Knowing what your audience is doing on your Web site is good. Knowing a thing or two about your visitors so you can classify them into segments is better. And treating different segments differently with specialized messaging is priceless (with apologies to that credit card company).
Getting to "priceless" takes audience segmentation analysis. In simple terms, it helps optimize site performance by customizing the experience for different slices of your audience. You needn't go to Amazonian, one-to-one extremes. A little segmentation goes a long way.
Segmenting Your Audience
How do you segment the audience? Some basic segments:
Next, define desired behaviors for each audience segment. Each brings a slightly different agenda to the Web site. Most likely, you'll want them to do different things, too.
Finally, customize content on a per-segment basis. If you cookie people based on segment membership, they're recognized when they return. A simple step is to designate a "hot box" on each page, a dynamic zone where content is determined by each visitor's segment identity.
Segmenting for a Financial Services Provider
This is a less daunting task than you may think. We implemented a basic segmentation strategy for a big financial services provider. We defined just three basic segments to start: non-customers and infrequent visitors; customers who'd registered for online banking; and customers (or regular visitors) who had not registered for online banking. Online banking signups are a big priority, but you don't want to badger the converted with more signup propositions. So we promoted three different strategic calls to action in a cookie-driven dynamic zone:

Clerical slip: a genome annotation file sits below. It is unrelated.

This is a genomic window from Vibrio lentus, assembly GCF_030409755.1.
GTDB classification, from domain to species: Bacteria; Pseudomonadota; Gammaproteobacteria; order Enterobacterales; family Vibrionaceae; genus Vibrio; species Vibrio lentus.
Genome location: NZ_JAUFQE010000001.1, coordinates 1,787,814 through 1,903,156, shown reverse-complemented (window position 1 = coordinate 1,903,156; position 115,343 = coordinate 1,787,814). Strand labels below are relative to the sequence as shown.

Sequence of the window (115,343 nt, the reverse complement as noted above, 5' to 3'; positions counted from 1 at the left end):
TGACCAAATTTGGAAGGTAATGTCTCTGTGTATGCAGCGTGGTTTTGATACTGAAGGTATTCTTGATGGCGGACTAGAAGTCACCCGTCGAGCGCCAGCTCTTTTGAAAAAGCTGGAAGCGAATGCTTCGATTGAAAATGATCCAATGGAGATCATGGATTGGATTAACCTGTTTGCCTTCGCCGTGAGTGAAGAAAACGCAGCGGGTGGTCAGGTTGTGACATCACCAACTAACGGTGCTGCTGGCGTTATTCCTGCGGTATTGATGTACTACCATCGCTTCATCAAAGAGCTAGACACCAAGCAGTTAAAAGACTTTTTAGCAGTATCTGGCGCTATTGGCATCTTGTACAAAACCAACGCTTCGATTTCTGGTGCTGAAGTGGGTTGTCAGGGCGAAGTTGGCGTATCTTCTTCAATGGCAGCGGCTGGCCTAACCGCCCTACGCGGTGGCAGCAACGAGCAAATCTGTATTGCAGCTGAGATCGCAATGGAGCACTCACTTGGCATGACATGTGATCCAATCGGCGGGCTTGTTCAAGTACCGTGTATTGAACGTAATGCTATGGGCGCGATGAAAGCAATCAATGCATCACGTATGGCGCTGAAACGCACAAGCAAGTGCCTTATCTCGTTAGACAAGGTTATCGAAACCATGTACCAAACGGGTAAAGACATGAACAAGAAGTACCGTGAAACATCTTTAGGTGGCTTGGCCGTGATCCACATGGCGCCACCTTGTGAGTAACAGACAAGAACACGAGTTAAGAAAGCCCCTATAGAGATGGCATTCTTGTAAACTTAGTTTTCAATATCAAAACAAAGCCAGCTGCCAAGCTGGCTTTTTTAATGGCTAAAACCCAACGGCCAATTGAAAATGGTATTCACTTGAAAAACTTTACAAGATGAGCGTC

The payoff, of course, is conversion rates go up in all three segments. By not just understanding visitor segments but also responding to them, you get higher conversion rates no matter what you try to encourage.
Obviously, you can take segmentation and personalized messaging to extremes. But even modest initiatives work. You don't have to be Amazon to impress visitor and score business gains this way. And when you see different audience segments using your Web site in different ways, the benefits of treating people differently quickly become apparent.
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As the Chief Performance Marketing Officer for POSSIBLE, Jason supports the agency's global Marketing Sciences and Media Services programs.
His primary role is to help POSSIBLE teams and clients use data to craft digital strategies that attract, convert, and retain customers - maximizing ongoing ROI across paid, earned, and owned channels. He believes that brands can better serve their customers by understanding audience behavior, and that messaging should be targeted to individual customers through the use of testing, behavioral targeting, and CRM initiatives.
Jason has written extensively about digital analytics, optimization and digital strategy, including an ongoing column at ClickZ.com. He is the co-author of "Actionable Web Analytics: Using Data to Make Smart Business Decisions," which is one of the leading texts in the field of digital analytics. His client roster includes Microsoft, Nike, Nokia, Dell, Ford, Sony, PayPal/eBay, P&G, Alcoa, Expedia, Mazda, Intel, and Motorola, and more. Jason is a frequent speaker at conferences and seminars around the world ranging from the Cannes Lions, Adobe Omniture Summits, eMetrics, SES, ad:tech, BazaarVoice, and many other WPP events.
Follow him on Twitter @JasonBurby.
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